Armenian PM's resignation could end one party rule: Deakin expert

Media release
24 April 2018

The Armenian Prime Minister’s resignation is a sign that the nation’s people are trying to prevent a slide into a Putin-style one party state, according to a Deakin University international relations expert.

Dr James Barry is a researcher with the University’s Alfred Deakin Institute for Citizenship and Globalisation and has studied Armenian identity in Armenia and the Armenian diaspora.

He said Serzh Sargsyan’s resignation in response to protests against him taking on the role of prime minister could mark a move away from the longstanding influence of the dominant party that had supported a ‘mafia state’ similar to that in Russia.

“The prime minister’s resignation is significant since the same clique of politicians has dominated Armenian politics since the end of the Soviet Era in the late 1980s and has marginalised most other political voices,” Dr Barry said.

“I think that while local voices are important, ultimately the government is worried about the political and economic influence of the Armenian diaspora on this one.

“The diaspora of Armenians who are strong in the Middle East, United States and Western Europe have been leading a lot of the campaign against Sargsyan.

“One of his main opponents in Armenia was raised in Lebanon, and although most of the protesters are ‘Hayastantsis’ (Armenians from Armenia), diaspora Armenians have been using social media to get their voices heard among non-Armenians around the world.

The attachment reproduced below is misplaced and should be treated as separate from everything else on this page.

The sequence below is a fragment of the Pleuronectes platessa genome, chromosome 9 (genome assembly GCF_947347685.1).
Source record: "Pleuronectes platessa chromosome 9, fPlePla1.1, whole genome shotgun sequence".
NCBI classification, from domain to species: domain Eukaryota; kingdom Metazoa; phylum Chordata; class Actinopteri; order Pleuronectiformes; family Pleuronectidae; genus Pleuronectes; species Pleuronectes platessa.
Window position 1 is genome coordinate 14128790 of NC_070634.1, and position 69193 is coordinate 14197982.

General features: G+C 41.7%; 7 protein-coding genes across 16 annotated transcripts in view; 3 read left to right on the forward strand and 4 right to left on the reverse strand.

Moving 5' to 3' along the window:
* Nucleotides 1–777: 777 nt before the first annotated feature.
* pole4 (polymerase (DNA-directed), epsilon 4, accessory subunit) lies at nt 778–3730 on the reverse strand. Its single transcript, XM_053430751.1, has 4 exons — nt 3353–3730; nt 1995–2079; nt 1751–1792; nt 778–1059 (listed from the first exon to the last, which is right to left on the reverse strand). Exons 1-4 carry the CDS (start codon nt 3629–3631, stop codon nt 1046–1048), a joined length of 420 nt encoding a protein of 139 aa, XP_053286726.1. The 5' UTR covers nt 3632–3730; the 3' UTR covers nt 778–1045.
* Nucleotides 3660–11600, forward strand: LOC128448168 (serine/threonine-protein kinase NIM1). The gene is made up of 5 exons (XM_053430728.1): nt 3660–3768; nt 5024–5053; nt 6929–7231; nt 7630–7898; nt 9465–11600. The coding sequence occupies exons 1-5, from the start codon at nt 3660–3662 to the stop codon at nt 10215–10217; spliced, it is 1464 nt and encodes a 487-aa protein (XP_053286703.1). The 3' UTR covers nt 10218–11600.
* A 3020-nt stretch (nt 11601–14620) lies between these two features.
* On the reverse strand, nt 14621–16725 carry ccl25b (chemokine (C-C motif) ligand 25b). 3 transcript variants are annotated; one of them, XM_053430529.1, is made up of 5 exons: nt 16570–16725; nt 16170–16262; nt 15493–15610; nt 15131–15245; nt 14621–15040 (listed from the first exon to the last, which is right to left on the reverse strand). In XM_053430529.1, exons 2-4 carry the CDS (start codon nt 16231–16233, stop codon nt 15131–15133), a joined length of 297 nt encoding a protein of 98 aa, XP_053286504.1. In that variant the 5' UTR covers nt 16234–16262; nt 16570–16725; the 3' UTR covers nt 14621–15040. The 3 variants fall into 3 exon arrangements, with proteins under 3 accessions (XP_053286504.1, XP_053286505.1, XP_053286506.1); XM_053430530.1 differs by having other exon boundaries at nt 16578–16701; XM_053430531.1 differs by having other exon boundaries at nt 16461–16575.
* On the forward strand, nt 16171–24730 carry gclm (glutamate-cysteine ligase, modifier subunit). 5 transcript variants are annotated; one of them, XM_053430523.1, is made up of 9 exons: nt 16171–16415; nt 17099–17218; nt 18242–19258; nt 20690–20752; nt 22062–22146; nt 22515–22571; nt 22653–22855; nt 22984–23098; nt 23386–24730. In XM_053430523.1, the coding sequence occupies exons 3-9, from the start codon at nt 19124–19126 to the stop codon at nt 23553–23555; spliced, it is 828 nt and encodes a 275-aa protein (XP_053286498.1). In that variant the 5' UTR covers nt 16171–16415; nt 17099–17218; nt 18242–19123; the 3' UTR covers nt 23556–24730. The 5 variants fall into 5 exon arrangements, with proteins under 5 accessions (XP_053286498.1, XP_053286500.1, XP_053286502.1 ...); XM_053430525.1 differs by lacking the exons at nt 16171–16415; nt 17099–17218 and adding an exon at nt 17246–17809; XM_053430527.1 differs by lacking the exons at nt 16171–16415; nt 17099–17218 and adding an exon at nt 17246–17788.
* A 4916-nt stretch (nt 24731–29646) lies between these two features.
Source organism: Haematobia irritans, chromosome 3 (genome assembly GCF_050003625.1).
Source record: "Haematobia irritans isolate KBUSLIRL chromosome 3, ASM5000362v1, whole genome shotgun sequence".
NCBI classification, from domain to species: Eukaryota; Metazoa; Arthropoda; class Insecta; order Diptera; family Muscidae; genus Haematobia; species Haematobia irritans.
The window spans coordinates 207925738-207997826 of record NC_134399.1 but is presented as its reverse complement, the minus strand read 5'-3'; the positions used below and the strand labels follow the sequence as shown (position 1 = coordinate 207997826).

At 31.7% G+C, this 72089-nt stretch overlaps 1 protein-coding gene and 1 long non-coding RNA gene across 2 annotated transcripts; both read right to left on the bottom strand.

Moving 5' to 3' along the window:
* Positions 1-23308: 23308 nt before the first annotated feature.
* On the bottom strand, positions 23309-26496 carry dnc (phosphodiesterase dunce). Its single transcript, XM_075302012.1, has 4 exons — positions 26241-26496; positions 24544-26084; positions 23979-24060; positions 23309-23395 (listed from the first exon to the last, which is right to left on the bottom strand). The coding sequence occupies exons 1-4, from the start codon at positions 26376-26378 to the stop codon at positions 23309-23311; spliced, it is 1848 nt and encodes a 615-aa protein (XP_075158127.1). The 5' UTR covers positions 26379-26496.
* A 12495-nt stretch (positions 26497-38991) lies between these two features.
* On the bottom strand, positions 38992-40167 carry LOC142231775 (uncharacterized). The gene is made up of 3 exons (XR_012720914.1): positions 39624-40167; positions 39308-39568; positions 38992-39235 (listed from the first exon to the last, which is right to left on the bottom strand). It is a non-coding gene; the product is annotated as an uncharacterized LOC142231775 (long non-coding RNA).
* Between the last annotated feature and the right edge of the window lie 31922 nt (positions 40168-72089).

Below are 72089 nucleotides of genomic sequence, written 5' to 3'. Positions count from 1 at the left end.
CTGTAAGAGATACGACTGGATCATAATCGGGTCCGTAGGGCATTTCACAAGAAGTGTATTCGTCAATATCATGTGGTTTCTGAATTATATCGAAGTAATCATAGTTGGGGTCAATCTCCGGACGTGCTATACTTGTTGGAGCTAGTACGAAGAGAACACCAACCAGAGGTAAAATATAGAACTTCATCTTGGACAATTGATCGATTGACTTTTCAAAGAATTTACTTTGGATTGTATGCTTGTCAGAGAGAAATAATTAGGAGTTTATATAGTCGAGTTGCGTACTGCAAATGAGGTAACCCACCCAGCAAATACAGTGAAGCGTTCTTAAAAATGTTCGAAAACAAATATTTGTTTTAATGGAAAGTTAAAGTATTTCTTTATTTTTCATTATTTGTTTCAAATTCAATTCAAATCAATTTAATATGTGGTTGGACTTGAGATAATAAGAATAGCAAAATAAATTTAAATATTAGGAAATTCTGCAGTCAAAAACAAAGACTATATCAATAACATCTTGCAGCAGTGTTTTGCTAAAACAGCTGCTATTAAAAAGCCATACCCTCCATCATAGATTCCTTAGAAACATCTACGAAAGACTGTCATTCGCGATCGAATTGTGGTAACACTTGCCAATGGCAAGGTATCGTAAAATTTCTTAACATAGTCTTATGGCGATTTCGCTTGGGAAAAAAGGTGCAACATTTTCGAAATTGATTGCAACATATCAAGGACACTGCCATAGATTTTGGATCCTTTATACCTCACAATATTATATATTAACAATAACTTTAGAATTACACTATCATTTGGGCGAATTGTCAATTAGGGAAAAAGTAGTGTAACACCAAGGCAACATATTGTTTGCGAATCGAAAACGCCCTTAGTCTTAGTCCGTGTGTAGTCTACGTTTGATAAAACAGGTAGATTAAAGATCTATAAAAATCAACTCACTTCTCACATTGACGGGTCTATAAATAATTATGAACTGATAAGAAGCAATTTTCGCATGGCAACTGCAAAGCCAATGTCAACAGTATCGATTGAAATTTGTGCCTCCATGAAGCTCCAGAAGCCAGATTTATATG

“There is a great amount of disappointment for the Armenian government in the diaspora – even people in Australia have been pressuring the various Armenian organisations here to issue statements in favour of the protesters.”

Dr Barry said that the political uncertainty in Armenia could exacerbate the looming threat of Russian and Azerbaijan over Karabakh, an ethnic enclave that moved to Armenia from Azerbaijan and declared independence after war between the two former Soviet states. Karabakh is not recognised by any country, including Armenia.

“The biggest threats are Russia and Azerbaijan,” he said.

“Putin does not like “velvet” or “orange” revolutions, and would be worried about what is happening in Armenia. He has punished both Georgia and Ukraine in the past for moving out of the Russian orbit.

“The fear is that Azerbaijan will see this uncertainty as a green light to attack Armenia (or Karabakh) again, as they did in 2016, and it is highly likely that Russia would quietly give the ok for this.”

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Media release Faculty of Arts and Education, School of Humanities and Social Sciences Alfred Deakin Institute for Citizenship and Globalisation (ADI)

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